5. It is the grace of our graces, it is not properly a distinct grace, but the perfection of them all. If a man have faith, repentance, obedience, if they be not sincere, they are worth nothing. A pearl if counterfeit is good for little. Gold, if mixed with brass or baser mettle, is debased. It is sincerity that puts a lustre on all our duties. It is the salt that seasons them and makes them savoury.

6. Let the noise of God's judgments awaken thee out of thy sleep] formality; if a man be in a dead sleep, a great noise will awaken him. God's judgments have a voice, and we should mark what it says.

(T. Hall, B. D.)

Godliness, what is it? It is, as the very word implies, God-likeness. Godliness is the God in the man; godliness is the man being like his God; and seeing that this image has been lost, godliness in man now is a restored godliness — restored through the mediation of Christ Jesus, and by the ministrations of the Holy Ghost.

I. In our text we read of THE FORM OF GODLINESS WITHOUT THE POWER — without that power which belongs to the form, and which ought to be inseparable from that form. If you pick up an empty shell, you know that there has been a living creature in that shell: just so there is a power belonging to the external form of godliness; but the two things may exist apart. Many examples might be given of form without power. Take a statue representing some man; it is a form without power. There is the form of the eye, but no power of sight; there is the form of the ear, but no power of hearing; there is the form of the mouth, but no power of speech; there is the form of the arm, and of the hand, but no power of working; there is the form of the legs and of the feet, but no power of walking. There is the form that does embody life, but there is no power of life in that form. And a painting, if it be a portrait, is a form without power. Thus in the form of godliness there is the appearance of spiritual knowledge without the knowledge; the appearance of the soul listening to God and hearkening to the voice of His word, without the attentive ear; the appearance of a nature breathed into again by the spirit of life, although still dead in trespasses and sins, and therefore without life. The outward appearance of godliness — what then may it be?

1. It is the appearance of faith in the doctrines which are according to godliness. And where shall we find the appearance of faith without faith? Why here. These doctrines may be held in some articles, or creeds, or theological writings, by the intellect alone. They may be understood as statements, and held by the understanding without being spiritually and religiously appreciated; and they may be held by the tongue.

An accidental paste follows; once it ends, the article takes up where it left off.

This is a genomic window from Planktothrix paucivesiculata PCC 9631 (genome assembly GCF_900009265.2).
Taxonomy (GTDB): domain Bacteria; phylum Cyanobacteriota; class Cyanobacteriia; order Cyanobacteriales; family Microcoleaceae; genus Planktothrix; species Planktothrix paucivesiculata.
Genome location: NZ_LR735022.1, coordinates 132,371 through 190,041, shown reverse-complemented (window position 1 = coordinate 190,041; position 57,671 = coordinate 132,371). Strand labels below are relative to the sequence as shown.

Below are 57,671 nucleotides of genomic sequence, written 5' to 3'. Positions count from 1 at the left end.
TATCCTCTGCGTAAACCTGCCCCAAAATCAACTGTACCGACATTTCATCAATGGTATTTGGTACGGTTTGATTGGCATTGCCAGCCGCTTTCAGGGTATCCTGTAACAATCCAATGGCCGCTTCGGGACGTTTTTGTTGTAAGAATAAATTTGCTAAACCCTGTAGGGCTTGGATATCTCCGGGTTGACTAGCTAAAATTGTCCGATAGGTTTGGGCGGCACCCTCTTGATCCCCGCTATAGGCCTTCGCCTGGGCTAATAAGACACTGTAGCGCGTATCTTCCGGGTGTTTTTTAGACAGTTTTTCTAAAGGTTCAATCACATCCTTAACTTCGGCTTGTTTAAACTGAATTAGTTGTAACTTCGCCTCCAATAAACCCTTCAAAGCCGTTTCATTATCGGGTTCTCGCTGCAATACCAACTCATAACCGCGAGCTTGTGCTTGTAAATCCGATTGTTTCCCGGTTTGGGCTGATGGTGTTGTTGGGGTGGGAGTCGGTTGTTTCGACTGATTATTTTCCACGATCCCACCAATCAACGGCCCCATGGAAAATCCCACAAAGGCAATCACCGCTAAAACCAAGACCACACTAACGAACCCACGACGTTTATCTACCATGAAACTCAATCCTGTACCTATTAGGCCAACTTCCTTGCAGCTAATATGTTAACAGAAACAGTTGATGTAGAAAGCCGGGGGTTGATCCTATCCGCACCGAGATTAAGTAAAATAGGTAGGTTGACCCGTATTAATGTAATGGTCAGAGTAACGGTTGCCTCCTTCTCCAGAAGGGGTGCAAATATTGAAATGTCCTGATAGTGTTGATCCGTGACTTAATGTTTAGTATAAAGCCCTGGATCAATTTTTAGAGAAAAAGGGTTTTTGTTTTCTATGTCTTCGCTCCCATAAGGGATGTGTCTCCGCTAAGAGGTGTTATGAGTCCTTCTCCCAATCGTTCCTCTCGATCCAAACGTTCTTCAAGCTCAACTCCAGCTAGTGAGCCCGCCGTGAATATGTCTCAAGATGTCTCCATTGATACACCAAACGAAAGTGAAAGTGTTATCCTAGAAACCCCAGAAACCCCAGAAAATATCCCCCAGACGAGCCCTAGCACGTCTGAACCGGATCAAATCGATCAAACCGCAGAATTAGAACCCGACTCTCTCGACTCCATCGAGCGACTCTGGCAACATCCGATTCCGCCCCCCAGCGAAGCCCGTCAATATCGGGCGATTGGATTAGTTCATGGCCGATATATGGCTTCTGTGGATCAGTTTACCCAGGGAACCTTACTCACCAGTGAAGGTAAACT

2. The outward appearance of godliness may be the appearance of sympathy with the ordinances and institutions which are intended alike to express and to cherish godliness.

3. Or the form of godliness may be the appearance of obedience to the laws which are the requirements of godliness. Now these may be fulfilled in the letter and broken in the spirit. "For example, f may love nay fellow-creature in word and in tongue, and fail to do it in deed and in truth.

4. There may be also the appearance of oneness with the godly through associating with such without communion of spirit. Many things may lead me to associate with the godly — things which are not Christian, considerations which are not Christian motives. I may associate with a man who is a godly man, because he happens to be very intelligent, a well-read man, a man of exquisite taste, and I may fancy that I make him my companion, because of his godliness. The godliness of the man is, however, an accident of my association with him. The probability is that if the man were ungodly, I should associate with him still for his intellectuality; for while he stands on my right hand, and I associate with him, there is a man on nay left, not so well educated, not so refined, who is more godly than my well-educated friend, and I pass him by. I might with immense advantage to myself associate with that man, but I do not; his godliness is no attraction to me. Now what does this show? Why it shows that I have the appearance of oneness with the godly, without the affection for the image of God, which would bring me into profitable contact with all who really have and who manifest that image.

5. Further, there may be the appearance of enjoyment of the blessedness of godliness; and this appearance may be made in speech and in tongue, and in a cheerful face on religious occasions. "Having the form, but denying the power."